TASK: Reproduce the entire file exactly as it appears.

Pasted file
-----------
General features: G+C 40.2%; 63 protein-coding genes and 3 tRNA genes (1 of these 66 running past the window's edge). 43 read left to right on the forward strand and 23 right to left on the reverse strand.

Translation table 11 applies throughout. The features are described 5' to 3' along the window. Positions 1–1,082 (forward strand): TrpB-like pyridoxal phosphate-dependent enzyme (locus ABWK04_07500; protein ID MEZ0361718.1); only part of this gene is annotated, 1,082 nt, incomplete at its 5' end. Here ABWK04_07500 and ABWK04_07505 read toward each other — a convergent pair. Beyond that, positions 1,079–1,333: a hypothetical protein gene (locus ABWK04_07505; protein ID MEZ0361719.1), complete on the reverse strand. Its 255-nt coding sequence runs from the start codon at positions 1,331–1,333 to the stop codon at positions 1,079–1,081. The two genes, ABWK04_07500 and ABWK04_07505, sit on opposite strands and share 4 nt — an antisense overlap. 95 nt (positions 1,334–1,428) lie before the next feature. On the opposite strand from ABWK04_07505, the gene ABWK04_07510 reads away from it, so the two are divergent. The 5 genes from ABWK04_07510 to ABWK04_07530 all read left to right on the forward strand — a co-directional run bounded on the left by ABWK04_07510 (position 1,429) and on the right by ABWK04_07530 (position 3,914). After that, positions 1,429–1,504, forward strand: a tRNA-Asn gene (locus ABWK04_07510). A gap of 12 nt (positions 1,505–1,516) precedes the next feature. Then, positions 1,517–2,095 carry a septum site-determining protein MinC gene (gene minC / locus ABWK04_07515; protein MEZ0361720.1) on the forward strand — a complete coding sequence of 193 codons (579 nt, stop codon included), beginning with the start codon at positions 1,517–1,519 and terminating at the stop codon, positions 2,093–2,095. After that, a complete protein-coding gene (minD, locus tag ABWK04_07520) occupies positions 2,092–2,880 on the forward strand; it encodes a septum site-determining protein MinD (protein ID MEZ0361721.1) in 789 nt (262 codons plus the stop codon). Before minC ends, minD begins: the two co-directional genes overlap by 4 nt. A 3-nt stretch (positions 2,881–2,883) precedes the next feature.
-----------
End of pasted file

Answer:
General features: G+C 40.2%; 63 protein-coding genes and 3 tRNA genes (1 of these 66 running past the window's edge). 43 read left to right on the forward strand and 23 right to left on the reverse strand.

Translation table 11 applies throughout. The features are described 5' to 3' along the window. Positions 1–1,082 (forward strand): TrpB-like pyridoxal phosphate-dependent enzyme (locus ABWK04_07500; protein ID MEZ0361718.1); only part of this gene is annotated, 1,082 nt, incomplete at its 5' end. Here ABWK04_07500 and ABWK04_07505 read toward each other — a convergent pair. Beyond that, positions 1,079–1,333: a hypothetical protein gene (locus ABWK04_07505; protein ID MEZ0361719.1), complete on the reverse strand. Its 255-nt coding sequence runs from the start codon at positions 1,331–1,333 to the stop codon at positions 1,079–1,081. The two genes, ABWK04_07500 and ABWK04_07505, sit on opposite strands and share 4 nt — an antisense overlap. 95 nt (positions 1,334–1,428) lie before the next feature. On the opposite strand from ABWK04_07505, the gene ABWK04_07510 reads away from it, so the two are divergent. The 5 genes from ABWK04_07510 to ABWK04_07530 all read left to right on the forward strand — a co-directional run bounded on the left by ABWK04_07510 (position 1,429) and on the right by ABWK04_07530 (position 3,914). After that, positions 1,429–1,504, forward strand: a tRNA-Asn gene (locus ABWK04_07510). A gap of 12 nt (positions 1,505–1,516) precedes the next feature. Then, positions 1,517–2,095 carry a septum site-determining protein MinC gene (gene minC / locus ABWK04_07515; protein MEZ0361720.1) on the forward strand — a complete coding sequence of 193 codons (579 nt, stop codon included), beginning with the start codon at positions 1,517–1,519 and terminating at the stop codon, positions 2,093–2,095. After that, a complete protein-coding gene (minD, locus tag ABWK04_07520) occupies positions 2,092–2,880 on the forward strand; it encodes a septum site-determining protein MinD (protein ID MEZ0361721.1) in 789 nt (262 codons plus the stop codon). Before minC ends, minD begins: the two co-directional genes overlap by 4 nt. A 3-nt stretch (positions 2,881–2,883) precedes the next feature.